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Ian Nagoski | Photo courtesy of the artist

For much of the 20th century, canaries were carried into coalmines as early warning systems for noxious gases, their faster metabolisms making them more susceptible to environmental hazards. Record collector and music researcher Ian Nagoski saw a parallel between those ill-fated birds and his own digging through record shops and flea markets when he decided to name his vinyl-only reissue label Canary Records in 2009.

“The canary in the coalmine had the highest level of sensitivity to its environment, which I thought was a metaphor for the best part of what I do,” Nagoski says. “I do research on old recordings and pay attention to stuff that other people aren’t paying attention to.”

But canaries also hold another fascination for Nagoski: their songs make up a significant part of a once-popular, now largely forgotten genre of recordings, animal sounds and human imitations thereof. On Friday, the Wilmington-born, Baltimore-based researcher will discuss his discoveries and play examples with a Bowerbird-sponsored presentation at the Rotunda, “Ecstatic & Wingless: Bird-Imitation on Four Continents.”

The lecture and listening session shares its title with a new Canary Records release documenting humans imitating birdsong from France, India, Australia, and the United States. Like all of Nagoski’s releases, it’s accompanied by exhaustively-researched notes tracing the history of the curious genre as well as the honing of canary song by artificial selection – perversely making the birds’ mating calls more attractive to bird fanciers but wholly unappealing to female canaries.

Nagoski got his start in collecting as a teenager in Wilmington, poring over the selection of 78rpm records at a local flea market. On his first excursion, he brought three enticing titles at a dime apiece: picked out three: a Montgomery Ward-issued Carter Family record, a Japanese-language record that had been made in Hawaii; and a record by the Yiddish klezmer-swing duo The Bagelman Sisters.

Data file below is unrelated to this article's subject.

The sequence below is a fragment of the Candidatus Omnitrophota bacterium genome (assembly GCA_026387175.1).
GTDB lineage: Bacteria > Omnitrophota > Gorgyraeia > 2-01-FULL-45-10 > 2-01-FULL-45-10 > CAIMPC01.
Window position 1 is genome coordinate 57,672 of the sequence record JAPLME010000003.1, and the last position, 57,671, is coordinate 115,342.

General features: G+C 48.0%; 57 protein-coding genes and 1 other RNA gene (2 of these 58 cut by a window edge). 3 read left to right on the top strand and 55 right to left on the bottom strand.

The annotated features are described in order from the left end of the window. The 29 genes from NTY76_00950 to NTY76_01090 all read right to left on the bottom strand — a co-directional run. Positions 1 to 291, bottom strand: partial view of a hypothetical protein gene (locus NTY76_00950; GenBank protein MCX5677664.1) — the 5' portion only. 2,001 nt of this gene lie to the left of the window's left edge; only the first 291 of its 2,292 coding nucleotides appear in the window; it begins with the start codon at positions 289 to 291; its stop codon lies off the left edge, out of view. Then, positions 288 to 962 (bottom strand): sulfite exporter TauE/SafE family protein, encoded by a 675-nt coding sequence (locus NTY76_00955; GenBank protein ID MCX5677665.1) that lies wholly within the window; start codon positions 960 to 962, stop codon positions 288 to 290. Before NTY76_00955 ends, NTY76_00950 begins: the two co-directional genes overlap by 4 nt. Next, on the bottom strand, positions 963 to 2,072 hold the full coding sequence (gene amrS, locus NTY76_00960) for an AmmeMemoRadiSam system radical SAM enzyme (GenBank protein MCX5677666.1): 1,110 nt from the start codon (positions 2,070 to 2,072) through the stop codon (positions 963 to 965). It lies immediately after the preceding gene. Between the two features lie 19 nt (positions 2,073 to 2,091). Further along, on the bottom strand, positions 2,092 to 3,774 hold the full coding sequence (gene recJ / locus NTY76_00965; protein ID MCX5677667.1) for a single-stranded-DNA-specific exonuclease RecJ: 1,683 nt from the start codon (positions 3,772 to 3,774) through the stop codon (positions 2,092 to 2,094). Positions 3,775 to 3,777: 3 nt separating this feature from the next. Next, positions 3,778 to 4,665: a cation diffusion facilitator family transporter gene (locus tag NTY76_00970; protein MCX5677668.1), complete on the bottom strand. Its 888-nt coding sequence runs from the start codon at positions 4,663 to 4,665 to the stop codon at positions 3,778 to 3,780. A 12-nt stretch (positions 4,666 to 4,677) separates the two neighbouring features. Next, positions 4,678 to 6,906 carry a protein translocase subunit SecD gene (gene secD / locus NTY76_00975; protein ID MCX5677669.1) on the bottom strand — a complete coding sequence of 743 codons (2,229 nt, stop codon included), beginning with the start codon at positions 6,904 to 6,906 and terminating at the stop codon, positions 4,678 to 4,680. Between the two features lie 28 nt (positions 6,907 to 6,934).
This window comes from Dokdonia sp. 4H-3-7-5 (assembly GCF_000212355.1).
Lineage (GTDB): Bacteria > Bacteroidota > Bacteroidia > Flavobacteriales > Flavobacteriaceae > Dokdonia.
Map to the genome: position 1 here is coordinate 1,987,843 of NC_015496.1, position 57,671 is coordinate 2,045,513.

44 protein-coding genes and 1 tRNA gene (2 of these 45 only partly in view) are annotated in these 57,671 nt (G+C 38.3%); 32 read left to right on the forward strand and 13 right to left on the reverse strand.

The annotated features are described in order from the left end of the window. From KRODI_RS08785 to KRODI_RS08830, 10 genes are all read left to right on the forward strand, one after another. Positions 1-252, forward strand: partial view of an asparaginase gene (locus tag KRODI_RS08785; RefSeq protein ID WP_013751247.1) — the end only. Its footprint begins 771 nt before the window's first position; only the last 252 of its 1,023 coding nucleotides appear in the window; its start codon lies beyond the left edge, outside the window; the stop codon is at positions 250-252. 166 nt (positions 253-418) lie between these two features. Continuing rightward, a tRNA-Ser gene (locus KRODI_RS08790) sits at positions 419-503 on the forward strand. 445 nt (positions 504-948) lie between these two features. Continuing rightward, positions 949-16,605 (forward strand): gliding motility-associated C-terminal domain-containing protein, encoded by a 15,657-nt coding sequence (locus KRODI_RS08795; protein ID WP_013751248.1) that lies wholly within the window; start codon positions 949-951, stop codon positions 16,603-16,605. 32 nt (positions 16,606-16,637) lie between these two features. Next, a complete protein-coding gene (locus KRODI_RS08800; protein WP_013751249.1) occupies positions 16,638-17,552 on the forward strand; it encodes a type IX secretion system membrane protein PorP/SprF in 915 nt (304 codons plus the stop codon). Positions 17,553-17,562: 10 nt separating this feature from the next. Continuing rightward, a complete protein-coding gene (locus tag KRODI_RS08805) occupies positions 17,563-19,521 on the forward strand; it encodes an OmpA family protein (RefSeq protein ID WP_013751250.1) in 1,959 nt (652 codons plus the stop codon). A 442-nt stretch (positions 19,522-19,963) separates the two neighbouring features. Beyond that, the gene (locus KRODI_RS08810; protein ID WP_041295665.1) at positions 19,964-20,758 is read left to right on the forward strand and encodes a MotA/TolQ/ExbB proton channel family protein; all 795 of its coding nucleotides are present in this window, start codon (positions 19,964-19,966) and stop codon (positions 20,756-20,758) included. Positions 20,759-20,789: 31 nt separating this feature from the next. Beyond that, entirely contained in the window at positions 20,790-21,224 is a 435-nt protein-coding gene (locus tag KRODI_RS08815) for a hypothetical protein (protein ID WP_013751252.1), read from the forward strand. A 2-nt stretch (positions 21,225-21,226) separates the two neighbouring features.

“I was looking for early jazz and blues and country but not finding a lot of Charley Patton and King Oliver,” Nagoski says of his early forays into the bins. “What I was finding was a ton of records in Greek and Polish and Italian, bagpipe records, immigrant material – what turned out to be a major interest that’s taken over my life over the last ten years. The stories I’ve told and the rabbit holes I’ve gone down have all been a function of dealing simply with what was staring me in the face.”

Much of Canary’s catalogue is made of such recordings: Greek, Turkish, Balkan, and Kurdish folk music, Southeast Asian funeral music, Brazilian folk songs. But occasionally he delves into more arcane corners of the history of the record business, as with his animal imitation and laughing record – exactly what it sounds like – releases.

The ten-cent price tag on his earliest finds remains significant in steering his interests, Nagoski explains. “I can’t pay much for records, so the stuff I get has to be cheap or I have to stumble across it. This project was perfect, because nobody wants these records. The leftover junk, the records that other record collectors didn’t want, are the ones that were accessible to me. I’ve found from time to time that there are some really good ones in there that other people haven’t gotten around to noticing yet.”

While animal imitation records in general tend to be rare, birdsong 78s were so popular that they remain easy to find. More difficult is unearthing something as interesting as the tracks on Ecstatic & Wingless. “The problem is that in most recordings, the bird imitators are accompanied by a cello or piano playing some horrible, schlocky sentimental song,” Nagoski says.

Still, sifting through the dross for treasures of human-generated birdcalls appealed, in part because it’s been a refreshing break from the tragic tales related in so much of the world’s folk music. “If you spend a lot of time listening to early 20th century music,” he says, “you wind up learning lots of stories that have to do with human exploitation and war and murder and genocide, because that’s a lot of what was going on during the first half of the 20th century. I thought it would be nice to learn and tell some stories that have to do with a subject that’s a little more pleasant.

“The idea of people imitating animals also appealed to me because I come from a background of experimental electronic music, and the fact is you can’t get much weirder than just trying to be an animal.”

Which is something that humans have done, Nagoski asserts, “probably since before there was anything we would call music or language.” Which begs the question not why these strange-seeming records existed in the first place, he says, but “why don’t they exist now when for tens of thousands of years human beings have imitated animals to amuse one another? I’d love to go into a record store and see a little bin for animal imitation records.”

via Canary Records

via Canary Records

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